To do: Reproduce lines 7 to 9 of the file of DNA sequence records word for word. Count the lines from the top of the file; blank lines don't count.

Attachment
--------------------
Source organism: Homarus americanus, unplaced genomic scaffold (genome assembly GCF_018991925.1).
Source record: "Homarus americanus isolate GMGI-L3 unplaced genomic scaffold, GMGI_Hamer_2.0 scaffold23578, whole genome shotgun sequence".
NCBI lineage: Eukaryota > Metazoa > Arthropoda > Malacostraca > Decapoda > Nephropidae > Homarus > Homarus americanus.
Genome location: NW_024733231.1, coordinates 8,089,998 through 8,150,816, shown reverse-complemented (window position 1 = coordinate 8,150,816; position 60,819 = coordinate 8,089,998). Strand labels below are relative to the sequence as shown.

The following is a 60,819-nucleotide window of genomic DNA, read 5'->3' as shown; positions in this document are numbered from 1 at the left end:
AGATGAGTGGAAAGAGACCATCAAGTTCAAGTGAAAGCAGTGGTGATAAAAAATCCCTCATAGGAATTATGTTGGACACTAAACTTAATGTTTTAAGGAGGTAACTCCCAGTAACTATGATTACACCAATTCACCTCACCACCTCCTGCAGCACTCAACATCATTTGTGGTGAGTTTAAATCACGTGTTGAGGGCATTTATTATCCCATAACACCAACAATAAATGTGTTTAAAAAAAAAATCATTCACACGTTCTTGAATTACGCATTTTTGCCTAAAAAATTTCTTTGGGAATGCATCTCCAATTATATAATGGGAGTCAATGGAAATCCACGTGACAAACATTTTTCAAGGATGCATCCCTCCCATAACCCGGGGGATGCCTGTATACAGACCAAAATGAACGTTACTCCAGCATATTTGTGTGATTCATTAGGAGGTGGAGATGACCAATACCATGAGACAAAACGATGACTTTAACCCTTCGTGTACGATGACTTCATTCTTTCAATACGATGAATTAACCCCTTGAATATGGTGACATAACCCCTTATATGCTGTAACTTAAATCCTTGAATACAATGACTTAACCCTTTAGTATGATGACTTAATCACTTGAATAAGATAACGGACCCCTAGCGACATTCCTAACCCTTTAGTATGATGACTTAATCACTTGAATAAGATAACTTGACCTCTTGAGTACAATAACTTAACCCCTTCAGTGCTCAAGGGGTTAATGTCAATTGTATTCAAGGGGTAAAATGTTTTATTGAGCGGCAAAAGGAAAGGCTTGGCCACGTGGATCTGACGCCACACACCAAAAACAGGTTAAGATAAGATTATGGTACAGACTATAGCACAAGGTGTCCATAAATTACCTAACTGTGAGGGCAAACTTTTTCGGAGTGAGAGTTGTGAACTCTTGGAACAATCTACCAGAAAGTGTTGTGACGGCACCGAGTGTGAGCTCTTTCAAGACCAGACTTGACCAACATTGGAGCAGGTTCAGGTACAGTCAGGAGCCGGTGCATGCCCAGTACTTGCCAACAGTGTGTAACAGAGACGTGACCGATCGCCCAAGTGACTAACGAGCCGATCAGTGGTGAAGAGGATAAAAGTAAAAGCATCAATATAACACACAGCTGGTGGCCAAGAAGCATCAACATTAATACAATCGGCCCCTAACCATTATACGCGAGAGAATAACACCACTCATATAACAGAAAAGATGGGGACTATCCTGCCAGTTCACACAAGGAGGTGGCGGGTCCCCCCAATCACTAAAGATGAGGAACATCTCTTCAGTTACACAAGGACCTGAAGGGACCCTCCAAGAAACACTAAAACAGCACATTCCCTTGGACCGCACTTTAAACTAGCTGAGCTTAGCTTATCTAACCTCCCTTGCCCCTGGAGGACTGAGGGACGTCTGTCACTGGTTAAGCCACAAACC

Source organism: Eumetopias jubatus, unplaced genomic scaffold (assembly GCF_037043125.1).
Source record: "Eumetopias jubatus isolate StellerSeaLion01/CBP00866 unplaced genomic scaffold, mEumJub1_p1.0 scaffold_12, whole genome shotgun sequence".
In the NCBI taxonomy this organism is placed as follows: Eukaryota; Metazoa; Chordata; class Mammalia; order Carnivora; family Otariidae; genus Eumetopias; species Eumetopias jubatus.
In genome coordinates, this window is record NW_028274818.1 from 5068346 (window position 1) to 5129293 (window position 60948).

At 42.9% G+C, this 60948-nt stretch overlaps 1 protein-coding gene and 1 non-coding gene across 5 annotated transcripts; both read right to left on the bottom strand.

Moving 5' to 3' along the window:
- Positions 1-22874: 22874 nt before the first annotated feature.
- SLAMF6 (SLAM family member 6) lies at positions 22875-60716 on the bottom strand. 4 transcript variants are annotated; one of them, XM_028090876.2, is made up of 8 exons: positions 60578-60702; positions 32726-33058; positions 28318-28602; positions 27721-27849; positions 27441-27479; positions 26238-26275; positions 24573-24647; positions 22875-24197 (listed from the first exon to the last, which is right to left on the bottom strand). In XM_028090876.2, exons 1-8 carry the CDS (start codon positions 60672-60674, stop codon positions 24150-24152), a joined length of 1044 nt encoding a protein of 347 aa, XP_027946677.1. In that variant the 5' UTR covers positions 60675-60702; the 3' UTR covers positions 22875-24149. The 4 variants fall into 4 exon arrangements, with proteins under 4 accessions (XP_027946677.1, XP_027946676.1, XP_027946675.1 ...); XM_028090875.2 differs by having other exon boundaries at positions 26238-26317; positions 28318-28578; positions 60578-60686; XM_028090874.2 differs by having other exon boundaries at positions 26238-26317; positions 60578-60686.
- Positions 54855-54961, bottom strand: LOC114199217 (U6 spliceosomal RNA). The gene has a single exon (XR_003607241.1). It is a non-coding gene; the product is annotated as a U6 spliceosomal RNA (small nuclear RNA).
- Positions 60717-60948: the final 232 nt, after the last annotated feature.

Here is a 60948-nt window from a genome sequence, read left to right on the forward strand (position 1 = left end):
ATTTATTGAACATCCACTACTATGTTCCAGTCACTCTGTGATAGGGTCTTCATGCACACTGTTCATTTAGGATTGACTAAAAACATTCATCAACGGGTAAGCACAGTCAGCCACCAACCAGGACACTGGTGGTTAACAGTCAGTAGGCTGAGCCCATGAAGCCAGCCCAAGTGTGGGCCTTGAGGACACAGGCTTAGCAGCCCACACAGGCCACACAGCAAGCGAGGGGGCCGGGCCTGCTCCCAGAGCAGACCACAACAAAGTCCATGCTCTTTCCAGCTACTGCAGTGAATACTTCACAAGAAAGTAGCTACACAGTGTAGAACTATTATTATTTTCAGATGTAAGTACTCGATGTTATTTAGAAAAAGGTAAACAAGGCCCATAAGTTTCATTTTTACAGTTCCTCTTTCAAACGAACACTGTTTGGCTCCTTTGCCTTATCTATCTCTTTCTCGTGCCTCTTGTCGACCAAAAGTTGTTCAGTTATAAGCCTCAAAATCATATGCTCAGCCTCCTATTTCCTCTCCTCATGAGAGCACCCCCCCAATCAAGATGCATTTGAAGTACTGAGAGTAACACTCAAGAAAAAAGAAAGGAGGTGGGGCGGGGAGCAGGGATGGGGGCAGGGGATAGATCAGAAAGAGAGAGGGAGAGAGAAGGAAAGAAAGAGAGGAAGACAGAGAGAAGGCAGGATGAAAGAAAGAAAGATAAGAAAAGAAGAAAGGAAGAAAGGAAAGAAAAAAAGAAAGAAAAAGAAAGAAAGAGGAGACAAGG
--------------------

Source organism: Eumetopias jubatus, unplaced genomic scaffold (assembly GCF_037043125.1).
Source record: "Eumetopias jubatus isolate StellerSeaLion01/CBP00866 unplaced genomic scaffold, mEumJub1_p1.0 scaffold_12, whole genome shotgun sequence".
In the NCBI taxonomy this organism is placed as follows: Eukaryota; Metazoa; Chordata; class Mammalia; order Carnivora; family Otariidae; genus Eumetopias; species Eumetopias jubatus.